Anti-nociceptive effects of Carpolobia lutea G. Don (Polygalaceae) leaf fractions in animal models
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Nwidu, Lucky Lebgosi
Nwafor, Paul Alozie
Da Silva, Viviane Cândida [UNESP]
Rodrigues, Clenilson Martins [UNESP]
Santos, Lourdes Campaner dos [UNESP]
Vilegas, Wagner [UNESP]
Nunes-De-Souza, Ricardo Luiz [UNESP]
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Leaves from Carpolobia lutea (Polygalaceae) were screened to establish the antiulcer ethnomedicinal claim and to quantitatively isolate, elucidate the active compounds by semi-preparative HPLC. The anti-nociceptive effects of Carpolobia lutea (CL) G. Don (Polygalaceae) organic leaf extracts were tested in experimental models in mice. The anti-nociceptive mechanism was determined using tail-flick test, acetic acid-induced abdominal constrictions, formalin-induced hind paw licking and the hot plate test. The fractions (ethanol, ethyl acetate, chloroform, n-hexane) and crude ethyl acetate extract of CL (770 mg/kg, i.p.) produced significant inhibitions of both phases of the formalin-induced pain in mice, a reduction in acetic acid-induced writhing as well as and an elevation of the pain threshold in the hot plate test in mice. The inhibitions were greater to those produced by indomethacin (5 mg/kg, i.p.). Ethyl acetate fraction revealed cinnamic and coumaric acids derivatives, which are described for the first time in literature. These cinnamalglucosides polyphenols characterised from CL may in part account for the pharmacological activities. These findings confirm its ethnomedical use in anti-inflammatory pain and in pains from gastric ulcer-associated symptoms. © 2011 Springer Basel AG.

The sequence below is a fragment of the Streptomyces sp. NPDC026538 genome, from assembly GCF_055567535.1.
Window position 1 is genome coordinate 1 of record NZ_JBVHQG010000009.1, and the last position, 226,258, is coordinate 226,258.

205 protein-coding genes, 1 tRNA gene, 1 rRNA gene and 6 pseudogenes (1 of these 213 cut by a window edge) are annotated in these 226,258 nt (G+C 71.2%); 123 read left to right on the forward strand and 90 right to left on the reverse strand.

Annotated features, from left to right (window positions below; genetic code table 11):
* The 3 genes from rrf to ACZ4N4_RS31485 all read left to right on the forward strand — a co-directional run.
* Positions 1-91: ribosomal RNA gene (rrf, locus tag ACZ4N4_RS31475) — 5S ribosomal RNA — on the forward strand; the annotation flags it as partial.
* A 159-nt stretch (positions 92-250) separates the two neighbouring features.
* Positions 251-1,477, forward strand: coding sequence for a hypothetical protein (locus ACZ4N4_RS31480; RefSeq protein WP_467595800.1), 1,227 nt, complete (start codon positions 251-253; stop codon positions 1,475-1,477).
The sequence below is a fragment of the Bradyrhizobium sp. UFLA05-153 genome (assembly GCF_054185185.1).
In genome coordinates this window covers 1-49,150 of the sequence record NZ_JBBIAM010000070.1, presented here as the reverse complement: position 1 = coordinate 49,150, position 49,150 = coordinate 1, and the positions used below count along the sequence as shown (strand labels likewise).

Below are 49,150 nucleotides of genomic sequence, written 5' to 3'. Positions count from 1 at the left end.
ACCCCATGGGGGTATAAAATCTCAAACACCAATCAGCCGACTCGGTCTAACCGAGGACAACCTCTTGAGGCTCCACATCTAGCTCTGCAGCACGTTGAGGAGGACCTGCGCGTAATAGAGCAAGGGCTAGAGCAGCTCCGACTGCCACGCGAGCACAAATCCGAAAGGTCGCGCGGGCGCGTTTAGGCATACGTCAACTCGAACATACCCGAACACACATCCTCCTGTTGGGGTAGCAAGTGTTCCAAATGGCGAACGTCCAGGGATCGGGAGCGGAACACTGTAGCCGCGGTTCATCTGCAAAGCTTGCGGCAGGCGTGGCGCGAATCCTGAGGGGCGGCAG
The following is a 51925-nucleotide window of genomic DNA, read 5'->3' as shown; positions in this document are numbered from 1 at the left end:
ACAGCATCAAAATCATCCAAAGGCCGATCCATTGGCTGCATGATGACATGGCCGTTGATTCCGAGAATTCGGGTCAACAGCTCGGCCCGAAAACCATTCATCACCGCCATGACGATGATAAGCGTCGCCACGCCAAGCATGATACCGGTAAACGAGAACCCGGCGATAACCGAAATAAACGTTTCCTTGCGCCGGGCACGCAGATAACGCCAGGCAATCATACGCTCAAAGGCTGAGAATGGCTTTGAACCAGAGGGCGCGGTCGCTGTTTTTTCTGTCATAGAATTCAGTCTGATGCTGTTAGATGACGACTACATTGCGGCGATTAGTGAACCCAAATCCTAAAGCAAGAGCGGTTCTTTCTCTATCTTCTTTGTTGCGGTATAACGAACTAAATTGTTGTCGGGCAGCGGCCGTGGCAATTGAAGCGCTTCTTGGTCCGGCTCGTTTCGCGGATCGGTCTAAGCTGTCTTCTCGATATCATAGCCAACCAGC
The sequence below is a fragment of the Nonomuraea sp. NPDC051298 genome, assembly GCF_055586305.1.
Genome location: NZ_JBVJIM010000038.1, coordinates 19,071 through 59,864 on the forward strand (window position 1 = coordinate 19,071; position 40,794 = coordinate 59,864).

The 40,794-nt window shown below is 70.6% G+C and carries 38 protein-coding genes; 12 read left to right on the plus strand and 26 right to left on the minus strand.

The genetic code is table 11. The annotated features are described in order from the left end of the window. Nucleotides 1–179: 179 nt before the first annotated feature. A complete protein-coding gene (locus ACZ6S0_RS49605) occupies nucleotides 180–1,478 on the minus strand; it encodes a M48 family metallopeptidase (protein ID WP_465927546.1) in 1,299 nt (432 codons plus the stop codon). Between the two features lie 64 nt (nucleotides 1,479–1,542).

Antinociceptive, Carpolobia lutea, HPLC isolation of cinnamalglucosides, Polygalaceae, 4 coumaroyl 1 deoxyglucopyranoside derivative, acetic acid, acetic acid ethyl ester, alcohol, antinociceptive agent, atropine, Carpolobia lutea extract, chloroform, cinnamic acid, cinnamic acid derivative, cinnamoyl 1 deoxyglucopyranoside derivative, coumaric acid, dimorf, formaldehyde, hexane, indometacin, morphine sulfate, naltrexone, plant extract, unclassified drug, abdominal pain, analgesic activity, animal experiment, animal model, antinociception, controlled study, drug isolation, drug screening, drug structure, female, foot pain, hot plate test, licking, male, mouse, nonhuman, pain, pain threshold, plant leaf, priority journal, tail flick test, writhing test, Abdominal Pain, Analgesics, Non-Narcotic, Animals, Anti-Inflammatory Agents, Non-Steroidal, Behavior, Animal, Cinnamates, Coumaric Acids, Drug Discovery, Female, Glucosides, Hot Temperature, Lethal Dose 50, Male, Medicine, African Traditional, Mice, Molecular Structure, Nigeria, Pain Measurement, Plant Extracts, Plant Leaves
Inflammopharmacology, v. 19, n. 4, p. 215-225, 2011.